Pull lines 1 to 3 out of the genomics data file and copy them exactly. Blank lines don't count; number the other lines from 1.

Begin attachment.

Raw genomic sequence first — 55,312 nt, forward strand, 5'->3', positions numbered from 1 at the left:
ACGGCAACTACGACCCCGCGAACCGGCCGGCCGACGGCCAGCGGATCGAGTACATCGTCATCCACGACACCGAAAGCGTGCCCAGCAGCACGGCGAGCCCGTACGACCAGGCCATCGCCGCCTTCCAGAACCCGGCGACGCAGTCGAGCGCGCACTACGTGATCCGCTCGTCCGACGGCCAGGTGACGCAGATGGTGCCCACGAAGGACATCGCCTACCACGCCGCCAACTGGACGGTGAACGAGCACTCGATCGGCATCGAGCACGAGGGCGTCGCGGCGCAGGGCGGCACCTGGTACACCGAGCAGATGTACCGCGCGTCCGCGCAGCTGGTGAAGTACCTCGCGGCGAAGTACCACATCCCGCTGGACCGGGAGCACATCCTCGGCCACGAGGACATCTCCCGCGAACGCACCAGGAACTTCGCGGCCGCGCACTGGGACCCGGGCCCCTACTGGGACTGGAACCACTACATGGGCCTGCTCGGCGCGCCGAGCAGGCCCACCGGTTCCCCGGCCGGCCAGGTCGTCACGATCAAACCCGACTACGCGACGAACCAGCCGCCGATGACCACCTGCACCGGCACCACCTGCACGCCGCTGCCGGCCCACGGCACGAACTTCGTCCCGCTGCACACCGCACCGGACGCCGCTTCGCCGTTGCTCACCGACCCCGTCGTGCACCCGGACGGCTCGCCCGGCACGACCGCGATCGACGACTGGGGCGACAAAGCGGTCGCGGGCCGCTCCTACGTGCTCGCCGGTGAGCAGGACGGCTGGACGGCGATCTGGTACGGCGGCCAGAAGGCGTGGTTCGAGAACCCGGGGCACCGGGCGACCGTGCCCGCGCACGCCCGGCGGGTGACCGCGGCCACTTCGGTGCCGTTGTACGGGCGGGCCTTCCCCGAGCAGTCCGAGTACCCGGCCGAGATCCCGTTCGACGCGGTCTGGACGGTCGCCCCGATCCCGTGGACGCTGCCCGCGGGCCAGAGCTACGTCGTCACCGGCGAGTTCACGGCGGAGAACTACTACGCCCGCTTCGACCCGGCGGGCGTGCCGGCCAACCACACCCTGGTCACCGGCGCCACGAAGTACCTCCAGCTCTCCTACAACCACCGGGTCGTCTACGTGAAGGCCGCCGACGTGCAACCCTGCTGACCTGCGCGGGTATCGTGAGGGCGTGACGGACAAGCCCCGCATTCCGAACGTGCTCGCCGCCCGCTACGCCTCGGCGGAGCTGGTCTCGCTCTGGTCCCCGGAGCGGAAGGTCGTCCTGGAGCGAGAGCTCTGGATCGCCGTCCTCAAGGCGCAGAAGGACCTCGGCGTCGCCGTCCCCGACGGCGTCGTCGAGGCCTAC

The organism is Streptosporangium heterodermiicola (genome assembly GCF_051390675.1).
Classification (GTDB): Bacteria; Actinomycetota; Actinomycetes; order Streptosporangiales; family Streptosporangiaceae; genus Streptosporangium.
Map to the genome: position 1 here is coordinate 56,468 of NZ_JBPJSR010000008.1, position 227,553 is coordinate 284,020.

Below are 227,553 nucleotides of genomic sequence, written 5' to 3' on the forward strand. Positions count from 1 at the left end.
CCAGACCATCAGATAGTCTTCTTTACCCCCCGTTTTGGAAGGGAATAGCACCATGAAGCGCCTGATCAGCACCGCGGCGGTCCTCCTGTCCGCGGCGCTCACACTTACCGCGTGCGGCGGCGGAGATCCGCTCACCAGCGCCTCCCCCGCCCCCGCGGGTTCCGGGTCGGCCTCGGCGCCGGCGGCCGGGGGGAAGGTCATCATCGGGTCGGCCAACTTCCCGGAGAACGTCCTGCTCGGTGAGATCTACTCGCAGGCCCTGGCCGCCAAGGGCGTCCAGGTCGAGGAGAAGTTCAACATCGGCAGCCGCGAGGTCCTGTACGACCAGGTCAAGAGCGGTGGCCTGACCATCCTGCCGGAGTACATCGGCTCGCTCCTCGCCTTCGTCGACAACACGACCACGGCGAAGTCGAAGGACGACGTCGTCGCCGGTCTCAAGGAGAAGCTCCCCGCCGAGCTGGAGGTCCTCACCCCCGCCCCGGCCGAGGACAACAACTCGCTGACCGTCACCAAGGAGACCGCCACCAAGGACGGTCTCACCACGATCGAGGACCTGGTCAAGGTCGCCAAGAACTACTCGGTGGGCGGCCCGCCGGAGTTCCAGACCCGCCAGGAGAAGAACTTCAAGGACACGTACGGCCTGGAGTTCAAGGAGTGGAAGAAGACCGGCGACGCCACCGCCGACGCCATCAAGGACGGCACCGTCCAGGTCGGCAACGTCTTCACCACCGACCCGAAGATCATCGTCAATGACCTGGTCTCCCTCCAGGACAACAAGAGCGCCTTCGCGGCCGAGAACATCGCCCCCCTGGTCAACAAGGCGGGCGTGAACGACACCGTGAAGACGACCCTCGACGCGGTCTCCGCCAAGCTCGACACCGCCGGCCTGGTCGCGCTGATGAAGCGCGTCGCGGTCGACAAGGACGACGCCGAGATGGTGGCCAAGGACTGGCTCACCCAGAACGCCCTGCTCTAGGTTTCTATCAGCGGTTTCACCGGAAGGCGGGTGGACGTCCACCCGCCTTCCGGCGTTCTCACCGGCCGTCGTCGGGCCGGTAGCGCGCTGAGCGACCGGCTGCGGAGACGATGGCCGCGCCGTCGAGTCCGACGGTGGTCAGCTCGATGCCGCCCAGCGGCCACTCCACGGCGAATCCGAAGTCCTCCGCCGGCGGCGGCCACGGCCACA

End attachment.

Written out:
Raw genomic sequence first — 55,312 nt, forward strand, 5'->3', positions numbered from 1 at the left:
ACGGCAACTACGACCCCGCGAACCGGCCGGCCGACGGCCAGCGGATCGAGTACATCGTCATCCACGACACCGAAAGCGTGCCCAGCAGCACGGCGAGCCCGTACGACCAGGCCATCGCCGCCTTCCAGAACCCGGCGACGCAGTCGAGCGCGCACTACGTGATCCGCTCGTCCGACGGCCAGGTGACGCAGATGGTGCCCACGAAGGACATCGCCTACCACGCCGCCAACTGGACGGTGAACGAGCACTCGATCGGCATCGAGCACGAGGGCGTCGCGGCGCAGGGCGGCACCTGGTACACCGAGCAGATGTACCGCGCGTCCGCGCAGCTGGTGAAGTACCTCGCGGCGAAGTACCACATCCCGCTGGACCGGGAGCACATCCTCGGCCACGAGGACATCTCCCGCGAACGCACCAGGAACTTCGCGGCCGCGCACTGGGACCCGGGCCCCTACTGGGACTGGAACCACTACATGGGCCTGCTCGGCGCGCCGAGCAGGCCCACCGGTTCCCCGGCCGGCCAGGTCGTCACGATCAAACCCGACTACGCGACGAACCAGCCGCCGATGACCACCTGCACCGGCACCACCTGCACGCCGCTGCCGGCCCACGGCACGAACTTCGTCCCGCTGCACACCGCACCGGACGCCGCTTCGCCGTTGCTCACCGACCCCGTCGTGCACCCGGACGGCTCGCCCGGCACGACCGCGATCGACGACTGGGGCGACAAAGCGGTCGCGGGCCGCTCCTACGTGCTCGCCGGTGAGCAGGACGGCTGGACGGCGATCTGGTACGGCGGCCAGAAGGCGTGGTTCGAGAACCCGGGGCACCGGGCGACCGTGCCCGCGCACGCCCGGCGGGTGACCGCGGCCACTTCGGTGCCGTTGTACGGGCGGGCCTTCCCCGAGCAGTCCGAGTACCCGGCCGAGATCCCGTTCGACGCGGTCTGGACGGTCGCCCCGATCCCGTGGACGCTGCCCGCGGGCCAGAGCTACGTCGTCACCGGCGAGTTCACGGCGGAGAACTACTACGCCCGCTTCGACCCGGCGGGCGTGCCGGCCAACCACACCCTGGTCACCGGCGCCACGAAGTACCTCCAGCTCTCCTACAACCACCGGGTCGTCTACGTGAAGGCCGCCGACGTGCAACCCTGCTGACCTGCGCGGGTATCGTGAGGGCGTGACGGACAAGCCCCGCATTCCGAACGTGCTCGCCGCCCGCTACGCCTCGGCGGAGCTGGTCTCGCTCTGGTCCCCGGAGCGGAAGGTCGTCCTGGAGCGAGAGCTCTGGATCGCCGTCCTCAAGGCGCAGAAGGACCTCGGCGTCGCCGTCCCCGACGGCGTCGTCGAGGCCTAC

The organism is Streptosporangium heterodermiicola (genome assembly GCF_051390675.1).